1566 Icarus

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1566 Icarus
1566 Icarus (orbit).gif
Discovered by Walter Baade
Discovery date June 27, 1949
Named after
1949 MA
Apollo asteroid,
Mercury-crosser asteroid,
Venus-crosser asteroid,
Mars-crosser asteroid
Orbital characteristics[1]
Epoch August 27, 2011 (JD 2455800.5)
Aphelion 1.9691548727 AU
Perihelion 0.18665203 AU
1.0779034528 AU
Eccentricity 0.82683789
1.1191234523 a (408.7598409 d)
Inclination 22.82825°
Physical characteristics
Dimensions 1.4 km
Mass 2.9×1012 kg
Mean density
2 ? g/cm³
0.000 39 m/s²
0.000 74 km/s
0.094 71 d
Albedo 0.4[2]
Temperature ~242 K
Spectral type
U[citation needed]

1566 Icarus (/ˈɪkərəs/ IK-ə-rəs) is an Apollo asteroid (a subclass of near-Earth asteroid) that at perihelion comes closer to the Sun than Mercury, i.e. it is a Mercury-crossing asteroid. It is also a Venus and Mars-crosser. It is named after Icarus of Greek mythology, who flew too close to the Sun. It was discovered in 1949 by Walter Baade. From 1949 until the discovery of 2000 BD19 in 2000, it was known as the asteroid that passed closest to the Sun.

Icarus makes close approaches to Earth, in the month of June, at gaps of 9, 19, or 28 years. Rarely, it comes as close as 6.4 Gm (16 lunar distances, about 4 million miles), as it did on June 14, 1968. During this approach, Icarus became the first minor planet to be observed using radar, with measurements being performed from the Goldstone Tracking Station.[3] As of 2012, the last close approach was in 1996, at 15.1 Gm, almost 40 times as far as the Moon.[1] The next close approach will be June 16, 2015, at 0.05383 AU (8,053,000 km; 5,004,000 mi).[4]

Project Icarus[edit]

For other uses, see Project Icarus.

"Project Icarus" was conducted in the spring of 1967. It was an assignment by Professor Paul Sandorff for his group of Massachusetts Institute of Technology graduate students in a systems engineering class to design a way to deflect or destroy 1566 Icarus in the case that it was found to be on a collision course with planet Earth, using rockets.[5][6][7] Time magazine ran an article on the endeavor in June 1967[6] and the following year the student report was published as a book.[5][7][8]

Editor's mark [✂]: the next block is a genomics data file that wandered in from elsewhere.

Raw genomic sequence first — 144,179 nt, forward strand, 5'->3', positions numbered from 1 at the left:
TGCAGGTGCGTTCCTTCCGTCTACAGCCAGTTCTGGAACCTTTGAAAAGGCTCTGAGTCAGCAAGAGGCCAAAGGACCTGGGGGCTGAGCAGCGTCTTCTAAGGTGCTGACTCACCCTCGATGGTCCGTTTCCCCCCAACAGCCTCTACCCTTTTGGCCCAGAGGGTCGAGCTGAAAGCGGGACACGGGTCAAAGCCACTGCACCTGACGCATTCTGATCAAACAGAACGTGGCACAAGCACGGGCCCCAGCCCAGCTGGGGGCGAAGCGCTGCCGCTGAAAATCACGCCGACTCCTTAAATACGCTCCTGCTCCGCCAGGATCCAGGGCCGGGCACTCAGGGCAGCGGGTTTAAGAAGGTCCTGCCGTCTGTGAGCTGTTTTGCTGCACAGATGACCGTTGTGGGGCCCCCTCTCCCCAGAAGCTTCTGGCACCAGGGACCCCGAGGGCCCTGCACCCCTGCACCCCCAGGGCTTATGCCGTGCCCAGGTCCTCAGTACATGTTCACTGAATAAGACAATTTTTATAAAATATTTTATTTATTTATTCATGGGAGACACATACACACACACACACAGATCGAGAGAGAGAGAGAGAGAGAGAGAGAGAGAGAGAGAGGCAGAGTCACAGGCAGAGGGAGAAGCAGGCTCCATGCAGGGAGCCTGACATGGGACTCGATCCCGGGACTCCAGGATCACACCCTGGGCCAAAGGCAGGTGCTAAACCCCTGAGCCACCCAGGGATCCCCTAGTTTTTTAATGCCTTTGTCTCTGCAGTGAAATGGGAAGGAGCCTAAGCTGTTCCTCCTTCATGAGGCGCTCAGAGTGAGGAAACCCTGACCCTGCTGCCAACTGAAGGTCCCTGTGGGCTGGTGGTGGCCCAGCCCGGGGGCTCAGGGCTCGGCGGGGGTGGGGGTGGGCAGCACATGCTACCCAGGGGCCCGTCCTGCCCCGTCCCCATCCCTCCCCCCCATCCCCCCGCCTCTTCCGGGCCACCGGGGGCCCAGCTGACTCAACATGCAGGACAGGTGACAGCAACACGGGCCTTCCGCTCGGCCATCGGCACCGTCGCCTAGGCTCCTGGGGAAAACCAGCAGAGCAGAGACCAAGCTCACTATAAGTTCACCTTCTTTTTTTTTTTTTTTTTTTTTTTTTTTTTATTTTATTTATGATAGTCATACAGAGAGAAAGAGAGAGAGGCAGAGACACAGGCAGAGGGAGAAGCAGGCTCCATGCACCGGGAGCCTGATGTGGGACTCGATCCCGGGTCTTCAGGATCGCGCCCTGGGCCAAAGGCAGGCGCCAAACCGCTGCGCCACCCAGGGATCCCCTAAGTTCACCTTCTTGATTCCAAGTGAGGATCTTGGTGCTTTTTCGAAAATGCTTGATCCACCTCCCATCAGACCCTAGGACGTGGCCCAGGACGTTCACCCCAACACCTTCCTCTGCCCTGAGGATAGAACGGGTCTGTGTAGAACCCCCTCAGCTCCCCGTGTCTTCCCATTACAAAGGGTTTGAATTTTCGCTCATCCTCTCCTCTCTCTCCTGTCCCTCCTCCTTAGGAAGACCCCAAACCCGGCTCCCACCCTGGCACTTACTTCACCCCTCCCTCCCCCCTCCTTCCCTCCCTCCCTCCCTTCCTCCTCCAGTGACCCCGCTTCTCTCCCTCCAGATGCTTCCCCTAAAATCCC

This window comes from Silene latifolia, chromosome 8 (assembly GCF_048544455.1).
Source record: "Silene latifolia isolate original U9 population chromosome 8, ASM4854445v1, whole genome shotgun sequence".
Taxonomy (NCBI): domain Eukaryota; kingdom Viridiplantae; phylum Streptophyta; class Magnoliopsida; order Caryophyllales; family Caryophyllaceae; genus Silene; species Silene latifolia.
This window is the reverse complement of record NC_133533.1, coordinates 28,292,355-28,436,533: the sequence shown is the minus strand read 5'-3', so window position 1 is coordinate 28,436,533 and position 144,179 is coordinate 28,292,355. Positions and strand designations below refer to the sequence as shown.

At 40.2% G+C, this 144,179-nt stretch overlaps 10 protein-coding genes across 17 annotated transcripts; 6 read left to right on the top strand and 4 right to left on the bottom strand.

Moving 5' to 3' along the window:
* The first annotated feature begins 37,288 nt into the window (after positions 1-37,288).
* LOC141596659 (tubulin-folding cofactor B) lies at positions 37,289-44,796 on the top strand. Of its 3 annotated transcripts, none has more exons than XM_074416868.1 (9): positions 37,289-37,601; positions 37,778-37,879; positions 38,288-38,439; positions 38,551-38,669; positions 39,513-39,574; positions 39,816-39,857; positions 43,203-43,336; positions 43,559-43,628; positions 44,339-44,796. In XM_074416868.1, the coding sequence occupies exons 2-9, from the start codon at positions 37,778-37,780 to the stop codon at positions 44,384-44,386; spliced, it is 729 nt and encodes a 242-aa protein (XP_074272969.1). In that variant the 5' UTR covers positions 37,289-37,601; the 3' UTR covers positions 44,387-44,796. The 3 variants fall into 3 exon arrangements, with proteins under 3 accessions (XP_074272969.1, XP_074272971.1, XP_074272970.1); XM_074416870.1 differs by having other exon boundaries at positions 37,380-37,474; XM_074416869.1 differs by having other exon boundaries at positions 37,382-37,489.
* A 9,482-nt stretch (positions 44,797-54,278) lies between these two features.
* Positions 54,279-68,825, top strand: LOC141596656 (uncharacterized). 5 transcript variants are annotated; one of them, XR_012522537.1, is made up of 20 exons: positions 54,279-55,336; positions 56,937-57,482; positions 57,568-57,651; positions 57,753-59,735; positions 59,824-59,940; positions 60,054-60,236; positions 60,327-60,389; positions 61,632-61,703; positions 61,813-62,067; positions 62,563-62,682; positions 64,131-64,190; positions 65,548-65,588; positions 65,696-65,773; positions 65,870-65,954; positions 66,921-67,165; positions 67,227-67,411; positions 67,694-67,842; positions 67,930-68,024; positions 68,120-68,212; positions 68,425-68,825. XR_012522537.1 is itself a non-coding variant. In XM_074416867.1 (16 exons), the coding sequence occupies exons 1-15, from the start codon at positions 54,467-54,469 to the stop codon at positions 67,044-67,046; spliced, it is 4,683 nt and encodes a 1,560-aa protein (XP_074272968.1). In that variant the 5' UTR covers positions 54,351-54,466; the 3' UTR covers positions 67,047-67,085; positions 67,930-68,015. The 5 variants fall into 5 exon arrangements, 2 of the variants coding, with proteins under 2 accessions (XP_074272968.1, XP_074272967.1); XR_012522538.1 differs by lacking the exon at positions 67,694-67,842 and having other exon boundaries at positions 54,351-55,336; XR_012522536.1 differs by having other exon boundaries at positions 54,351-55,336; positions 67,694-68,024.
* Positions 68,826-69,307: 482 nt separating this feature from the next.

In the course of their study the students visited the Kennedy Space Center, Florida, where they were so impressed with the Vertical Assembly Building that they wrote of "the awesome reality" that had "completely erased" their doubts over using the technology associated with the Apollo program and Saturn rockets.[9]

The report later served as the basis and inspiration for the 1979 science fiction film Meteor.[7][10]

See also[edit]


  1. ^ a b "1566 Icarus (1949 MA)". JPL Small-Body Database. Jet Propulsion Laboratory. SPK-ID: 2001566. Retrieved 2011-09-02. 
  2. ^ Veeder, G. J. et al. (1989). "Radiometry of near-earth asteroids". The Astronomical Journal 97 (4): 1211–9. Bibcode:1989AJ.....97.1211V. doi:10.1086/115064. PMID 11538320. 
  3. ^ Goldstein, R. M. (1968). "Radar Observations of Icarus". Science 162 (3856): 903–4. Bibcode:1968Sci...162..903G. doi:10.1126/science.162.3856.903. PMID 17769079. 
  4. ^ "JPL Close-Approach Data: 1566 Icarus (1949 MA)" (last observation: 2014-06-24; arc: 64.99 years). Retrieved 2014-10-14. 
  5. ^ a b Kleiman, Louis A., Project Icarus: an MIT Student Project in Systems Engineering, Cambridge, Massachusetts : MIT Press, 1968
  6. ^ a b "Systems Engineering: Avoiding an Asteroid", Time magazine, June 16, 1967.
  7. ^ a b c Day, Dwayne A., "Giant bombs on giant rockets: Project Icarus", The Space Review, Monday, July 5, 2004.
  8. ^ Project Icarus, MIT Report No. 13, MIT Press 1968, edited by Louis A. Kleiman. "Interdepartmental Student Project in Systems Engineering at the Massachusetts Institute of Technology, Spring Term, 1967"; reissued 1979.
  9. ^ David S. F. Portree. "MIT Saves the World: Project Icarus (1967)". Wired Science. Retrieved 21 October 2013. 
  10. ^ "MIT Course precept for movie", The Tech, MIT, October 30, 1979

External links[edit]